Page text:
Eradication of H. pylori cures peptic ulcer disease. Bismuth and antibiotics in various combinations were tested at a single university hospital.
The standard treatment was bismuth subnitrate, metronidazole and oxytetracycline. A positive biopsy urease test was the main inclusion criterium, whereas a negative 14C-urea breath test performed at least four weeks after cessation of therapy was the main indicator of cured infection, and performed later for reinfection. In separate studies we tested the absorption of bismuth subnitrate compared to other bismuth preparations, what aspects of bismuth-based triple therapy are most important to obtain maximum eradication, what can be done to decrease side effects, and the reliability of diagnostic methods.
The absorption of bismuth from bismuth subnitrate was very low. More than 90% cure rates were usually obtained. Including metronidazole in the regimen increased side effects but was crucial for effectiveness. Spiramycine could replaced oxytetracycline without substantial loss of effectiveness. Effectiveness was decreased if the patients had recently used metronidazole. Aluminium containing antacids and chlorhexidine were not very useful. Side effects were frequent, up to 60%, but usually mild and very few patients withdrew from treatment. Adding ranitidine to the regimen reduced abdominal pain. 14C-urea breath test was the "gold standard" and the specificity of the biopsy urease test in diagnosing H. pylori infection was high.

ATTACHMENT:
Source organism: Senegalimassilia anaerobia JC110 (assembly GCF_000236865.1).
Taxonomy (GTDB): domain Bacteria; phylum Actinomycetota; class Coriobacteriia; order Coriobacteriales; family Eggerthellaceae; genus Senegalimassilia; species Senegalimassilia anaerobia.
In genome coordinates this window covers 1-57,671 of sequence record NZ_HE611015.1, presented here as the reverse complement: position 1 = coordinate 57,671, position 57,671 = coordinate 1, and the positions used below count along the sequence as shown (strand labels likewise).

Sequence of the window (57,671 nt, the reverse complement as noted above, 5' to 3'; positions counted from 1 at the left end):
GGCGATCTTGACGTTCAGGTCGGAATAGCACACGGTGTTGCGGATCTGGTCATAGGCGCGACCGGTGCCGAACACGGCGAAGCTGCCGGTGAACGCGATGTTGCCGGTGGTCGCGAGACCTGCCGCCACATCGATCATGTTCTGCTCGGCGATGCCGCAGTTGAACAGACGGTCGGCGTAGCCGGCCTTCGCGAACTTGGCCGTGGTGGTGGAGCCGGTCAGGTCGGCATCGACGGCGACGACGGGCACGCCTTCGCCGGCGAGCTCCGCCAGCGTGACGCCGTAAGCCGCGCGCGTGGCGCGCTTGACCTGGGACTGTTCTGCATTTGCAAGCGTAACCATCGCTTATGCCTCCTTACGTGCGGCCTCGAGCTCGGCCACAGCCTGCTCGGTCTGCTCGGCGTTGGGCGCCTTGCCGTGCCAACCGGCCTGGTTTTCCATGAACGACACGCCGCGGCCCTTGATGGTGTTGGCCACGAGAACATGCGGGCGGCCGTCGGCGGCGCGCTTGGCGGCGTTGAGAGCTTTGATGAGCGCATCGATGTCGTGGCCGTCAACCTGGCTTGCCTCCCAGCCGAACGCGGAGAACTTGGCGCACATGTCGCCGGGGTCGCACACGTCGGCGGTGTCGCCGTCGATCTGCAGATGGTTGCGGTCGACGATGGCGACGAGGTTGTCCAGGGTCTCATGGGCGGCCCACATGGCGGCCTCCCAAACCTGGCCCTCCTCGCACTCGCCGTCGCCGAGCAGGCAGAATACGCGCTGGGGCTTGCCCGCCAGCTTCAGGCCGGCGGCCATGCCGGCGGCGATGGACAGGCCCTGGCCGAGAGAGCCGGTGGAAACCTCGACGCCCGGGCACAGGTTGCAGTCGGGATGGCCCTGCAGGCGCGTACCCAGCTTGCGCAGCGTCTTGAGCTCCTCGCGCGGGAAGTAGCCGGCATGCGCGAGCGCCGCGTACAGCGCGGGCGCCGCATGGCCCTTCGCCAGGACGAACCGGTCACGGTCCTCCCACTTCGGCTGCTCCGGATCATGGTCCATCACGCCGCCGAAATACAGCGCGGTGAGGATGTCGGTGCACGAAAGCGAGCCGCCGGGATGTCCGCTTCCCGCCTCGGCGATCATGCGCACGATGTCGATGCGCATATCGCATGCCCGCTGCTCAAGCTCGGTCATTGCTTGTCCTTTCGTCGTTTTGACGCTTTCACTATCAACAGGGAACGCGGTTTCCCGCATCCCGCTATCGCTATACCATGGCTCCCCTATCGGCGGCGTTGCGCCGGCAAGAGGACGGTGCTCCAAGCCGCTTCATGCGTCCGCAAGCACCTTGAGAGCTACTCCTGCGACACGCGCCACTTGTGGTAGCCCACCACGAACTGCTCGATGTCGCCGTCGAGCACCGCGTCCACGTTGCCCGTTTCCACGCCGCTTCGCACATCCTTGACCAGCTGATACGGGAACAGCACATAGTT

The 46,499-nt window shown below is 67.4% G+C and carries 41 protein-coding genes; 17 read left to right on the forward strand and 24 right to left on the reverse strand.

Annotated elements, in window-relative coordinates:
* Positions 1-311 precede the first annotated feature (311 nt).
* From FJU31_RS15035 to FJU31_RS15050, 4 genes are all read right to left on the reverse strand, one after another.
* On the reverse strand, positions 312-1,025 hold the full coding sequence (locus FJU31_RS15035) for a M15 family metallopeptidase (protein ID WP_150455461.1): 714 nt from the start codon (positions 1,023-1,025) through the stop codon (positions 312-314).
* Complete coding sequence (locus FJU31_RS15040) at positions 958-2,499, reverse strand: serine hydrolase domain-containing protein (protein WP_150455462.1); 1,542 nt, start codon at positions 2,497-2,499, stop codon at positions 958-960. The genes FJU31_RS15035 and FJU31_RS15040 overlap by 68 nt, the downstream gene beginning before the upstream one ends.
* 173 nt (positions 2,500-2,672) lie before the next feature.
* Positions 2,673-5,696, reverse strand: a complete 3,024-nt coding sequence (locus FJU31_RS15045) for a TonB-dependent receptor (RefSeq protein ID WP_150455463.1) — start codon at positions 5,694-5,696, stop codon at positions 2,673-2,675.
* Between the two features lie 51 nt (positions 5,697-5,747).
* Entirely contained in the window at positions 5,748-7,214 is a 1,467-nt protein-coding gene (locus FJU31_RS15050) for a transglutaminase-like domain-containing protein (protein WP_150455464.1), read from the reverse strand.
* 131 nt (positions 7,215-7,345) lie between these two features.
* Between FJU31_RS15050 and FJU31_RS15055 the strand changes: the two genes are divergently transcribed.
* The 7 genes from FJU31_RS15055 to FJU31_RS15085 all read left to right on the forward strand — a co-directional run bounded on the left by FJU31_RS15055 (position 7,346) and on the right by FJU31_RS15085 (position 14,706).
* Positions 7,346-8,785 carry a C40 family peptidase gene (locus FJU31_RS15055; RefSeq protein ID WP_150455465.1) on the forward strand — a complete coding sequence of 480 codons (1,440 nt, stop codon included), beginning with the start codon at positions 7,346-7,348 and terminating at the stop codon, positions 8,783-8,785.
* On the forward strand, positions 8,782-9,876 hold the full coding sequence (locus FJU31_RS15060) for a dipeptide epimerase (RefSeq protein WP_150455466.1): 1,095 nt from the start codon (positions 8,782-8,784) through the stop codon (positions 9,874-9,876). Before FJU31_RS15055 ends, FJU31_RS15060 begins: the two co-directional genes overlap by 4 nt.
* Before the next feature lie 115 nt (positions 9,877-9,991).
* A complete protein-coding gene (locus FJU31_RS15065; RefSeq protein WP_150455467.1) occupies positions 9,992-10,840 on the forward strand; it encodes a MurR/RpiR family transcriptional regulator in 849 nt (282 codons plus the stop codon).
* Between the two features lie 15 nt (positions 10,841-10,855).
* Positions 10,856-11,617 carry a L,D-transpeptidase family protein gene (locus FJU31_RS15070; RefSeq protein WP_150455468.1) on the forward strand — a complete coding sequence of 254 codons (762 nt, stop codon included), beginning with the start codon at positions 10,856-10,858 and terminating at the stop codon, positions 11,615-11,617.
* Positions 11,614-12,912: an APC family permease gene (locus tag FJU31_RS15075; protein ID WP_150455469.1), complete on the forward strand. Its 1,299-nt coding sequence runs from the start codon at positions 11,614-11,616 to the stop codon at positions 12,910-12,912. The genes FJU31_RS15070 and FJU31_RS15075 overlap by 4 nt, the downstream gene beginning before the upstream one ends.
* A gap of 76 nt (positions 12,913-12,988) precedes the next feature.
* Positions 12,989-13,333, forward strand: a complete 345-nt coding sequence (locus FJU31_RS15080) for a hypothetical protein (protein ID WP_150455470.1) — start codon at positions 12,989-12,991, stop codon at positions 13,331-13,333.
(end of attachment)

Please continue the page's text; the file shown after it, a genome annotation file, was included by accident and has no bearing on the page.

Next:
Bismuth combination therapy combines high effectiveness with acceptable side effects and low cost. Biopsy urease test and urea breath test are reliable indicators of H. pylori infection.